FAA regulations had no such requirement either because the possibility of complete failure of all engines on a jet-powered carrier aircraft was deemed so remote as to not require training or special procedures; the NTSB could not find a recorded instance prior to Flight 242 of a commercial jet aircraft experiencing such an emergency.[(While other significant incidents involving loss of all engines in flight have occurred, including the Gimli Glider and the Miracle on the Hudson, these happened after Flight 242's unpowered landing event in 1977.)
Flight attendants' commendation
The flight attendants on board were Catherine Lemoine Cooper as senior flight attendant, and Sandy Purl Ward, second flight attendant.
The NTSB noted in its report that despite the fact that the flight crew did not communicate with the cabin crew during the emergency sequence, the flight attendants on their own initiative briefed and prepared the passengers for an emergency landing as the plane glided down.
Just prior to touchdown, with no prior notice or cue from the flight crew that the plane was about to crash land, the flight attendants "saw trees" in the windows, and immediately yelled to the passengers a final "brace for impact!" command. The flight attendants also helped evacuate the passengers from the burning plane after the crash landing. The NTSB concluded that:
The flight attendants acted commendably for initiating a comprehensive emergency briefing of the passengers for their protection in preparation for a crash landing. This contributed to the number of survivors. Purl wrote the book Am I Alive? about the experience and is a motivational speaker. In her book, she tells the story of the crash and the history of critical incident stress management's entry into the aviation industry.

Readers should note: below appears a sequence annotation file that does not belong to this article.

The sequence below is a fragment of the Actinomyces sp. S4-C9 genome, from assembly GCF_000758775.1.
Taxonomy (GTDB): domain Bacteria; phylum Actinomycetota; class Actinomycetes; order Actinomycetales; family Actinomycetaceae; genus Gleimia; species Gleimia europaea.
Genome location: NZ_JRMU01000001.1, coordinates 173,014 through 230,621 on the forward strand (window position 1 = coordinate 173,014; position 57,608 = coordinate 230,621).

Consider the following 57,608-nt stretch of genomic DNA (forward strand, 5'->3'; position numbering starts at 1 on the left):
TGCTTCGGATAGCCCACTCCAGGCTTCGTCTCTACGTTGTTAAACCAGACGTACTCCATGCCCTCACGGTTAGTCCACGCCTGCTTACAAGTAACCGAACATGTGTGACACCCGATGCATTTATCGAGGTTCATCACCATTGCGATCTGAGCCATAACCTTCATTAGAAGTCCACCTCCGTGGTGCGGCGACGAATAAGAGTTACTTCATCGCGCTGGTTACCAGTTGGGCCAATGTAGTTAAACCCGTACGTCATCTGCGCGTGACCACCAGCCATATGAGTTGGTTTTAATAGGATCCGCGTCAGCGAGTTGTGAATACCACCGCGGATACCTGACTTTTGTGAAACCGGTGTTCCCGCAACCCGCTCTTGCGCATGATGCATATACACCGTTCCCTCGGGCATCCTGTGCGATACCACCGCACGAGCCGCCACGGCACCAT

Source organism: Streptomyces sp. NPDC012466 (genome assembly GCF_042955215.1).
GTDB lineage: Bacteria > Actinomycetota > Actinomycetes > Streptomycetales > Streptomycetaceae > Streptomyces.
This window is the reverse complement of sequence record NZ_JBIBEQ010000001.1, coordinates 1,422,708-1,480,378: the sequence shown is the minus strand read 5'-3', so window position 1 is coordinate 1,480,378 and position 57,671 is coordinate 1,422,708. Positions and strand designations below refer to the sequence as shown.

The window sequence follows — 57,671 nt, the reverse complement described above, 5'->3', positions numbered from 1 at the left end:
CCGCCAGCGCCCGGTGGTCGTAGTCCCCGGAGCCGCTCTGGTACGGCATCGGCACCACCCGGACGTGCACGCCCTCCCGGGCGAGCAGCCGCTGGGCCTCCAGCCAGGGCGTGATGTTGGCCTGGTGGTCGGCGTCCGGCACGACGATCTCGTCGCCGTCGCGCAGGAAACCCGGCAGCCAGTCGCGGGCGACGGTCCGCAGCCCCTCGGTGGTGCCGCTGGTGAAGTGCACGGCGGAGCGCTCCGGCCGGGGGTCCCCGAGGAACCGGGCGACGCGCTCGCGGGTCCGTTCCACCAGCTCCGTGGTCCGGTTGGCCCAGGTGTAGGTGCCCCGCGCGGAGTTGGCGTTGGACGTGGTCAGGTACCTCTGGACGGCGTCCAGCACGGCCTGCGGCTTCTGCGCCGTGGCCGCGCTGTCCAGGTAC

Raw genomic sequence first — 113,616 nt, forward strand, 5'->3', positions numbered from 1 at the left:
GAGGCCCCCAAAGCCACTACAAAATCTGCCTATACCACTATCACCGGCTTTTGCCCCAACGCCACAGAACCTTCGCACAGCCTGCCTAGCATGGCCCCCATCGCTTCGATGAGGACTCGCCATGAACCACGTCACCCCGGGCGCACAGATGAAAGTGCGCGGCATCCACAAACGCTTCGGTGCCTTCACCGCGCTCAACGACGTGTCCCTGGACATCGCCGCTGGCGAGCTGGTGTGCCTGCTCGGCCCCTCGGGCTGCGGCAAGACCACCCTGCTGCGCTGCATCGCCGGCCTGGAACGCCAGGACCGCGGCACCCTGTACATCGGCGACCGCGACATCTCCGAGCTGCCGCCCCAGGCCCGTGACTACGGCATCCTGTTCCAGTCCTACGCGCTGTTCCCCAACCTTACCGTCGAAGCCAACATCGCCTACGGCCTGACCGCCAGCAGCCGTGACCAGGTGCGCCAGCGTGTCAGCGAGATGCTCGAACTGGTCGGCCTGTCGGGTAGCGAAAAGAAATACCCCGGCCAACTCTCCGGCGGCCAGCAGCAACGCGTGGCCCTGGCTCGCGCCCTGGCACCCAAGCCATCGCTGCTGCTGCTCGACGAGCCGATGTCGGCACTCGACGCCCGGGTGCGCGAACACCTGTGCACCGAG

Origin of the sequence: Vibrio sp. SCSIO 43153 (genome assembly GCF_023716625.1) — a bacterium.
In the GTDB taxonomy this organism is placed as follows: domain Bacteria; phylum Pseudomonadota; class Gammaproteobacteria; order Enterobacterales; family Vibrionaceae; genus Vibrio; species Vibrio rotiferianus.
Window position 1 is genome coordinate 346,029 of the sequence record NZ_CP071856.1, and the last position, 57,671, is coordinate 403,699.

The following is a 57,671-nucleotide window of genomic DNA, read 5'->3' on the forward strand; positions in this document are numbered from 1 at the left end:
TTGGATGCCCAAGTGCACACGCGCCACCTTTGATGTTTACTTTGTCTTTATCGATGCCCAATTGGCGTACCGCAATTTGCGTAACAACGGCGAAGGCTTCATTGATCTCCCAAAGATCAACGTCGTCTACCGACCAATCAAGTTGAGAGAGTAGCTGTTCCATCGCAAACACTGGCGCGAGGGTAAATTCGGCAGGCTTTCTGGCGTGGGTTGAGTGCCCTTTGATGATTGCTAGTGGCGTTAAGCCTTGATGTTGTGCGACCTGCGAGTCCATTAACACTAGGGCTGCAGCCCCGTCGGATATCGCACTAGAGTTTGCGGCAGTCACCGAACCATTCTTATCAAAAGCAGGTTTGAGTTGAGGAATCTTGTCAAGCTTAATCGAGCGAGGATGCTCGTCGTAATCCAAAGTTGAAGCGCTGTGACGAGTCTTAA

The NTSB identified the accident site in its report as "Highway 92 Spur, bisecting New Hope, GA".
They also include the geographical coordinates of 33°57'45?N 84°47'13? W Coordinates: 33°57'45?N 84°47'13?W. In addition, the NTSB report includes a depiction of the accident site, hand drawn as a circled 'X' on an aviation Sectional chart. Highway designations have been changed as of 2006. The road section used for the forced landing, formerly called Georgia State Route 92 Spur, is now called Dallas–Acworth Highway (Georgia State Route 381).
The small Georgia community of New Hope, in Paulding County, where a memorial and reunion was held by survivors and family members 20 years after the accident in 1997, now hosts a memorial and reunion annually near the crash site.
The site is 11 miles (18 km) from Cartersville Airport and 15.5 miles (25 km) from Dobbins AFB. Cornelius Moore Field, between Cedartown and Rockmart, was about 20.5 miles (33 km) behind them at the time of the crash. Plans for a memorial to the honor the victims of the crash were unveiled in March 2015.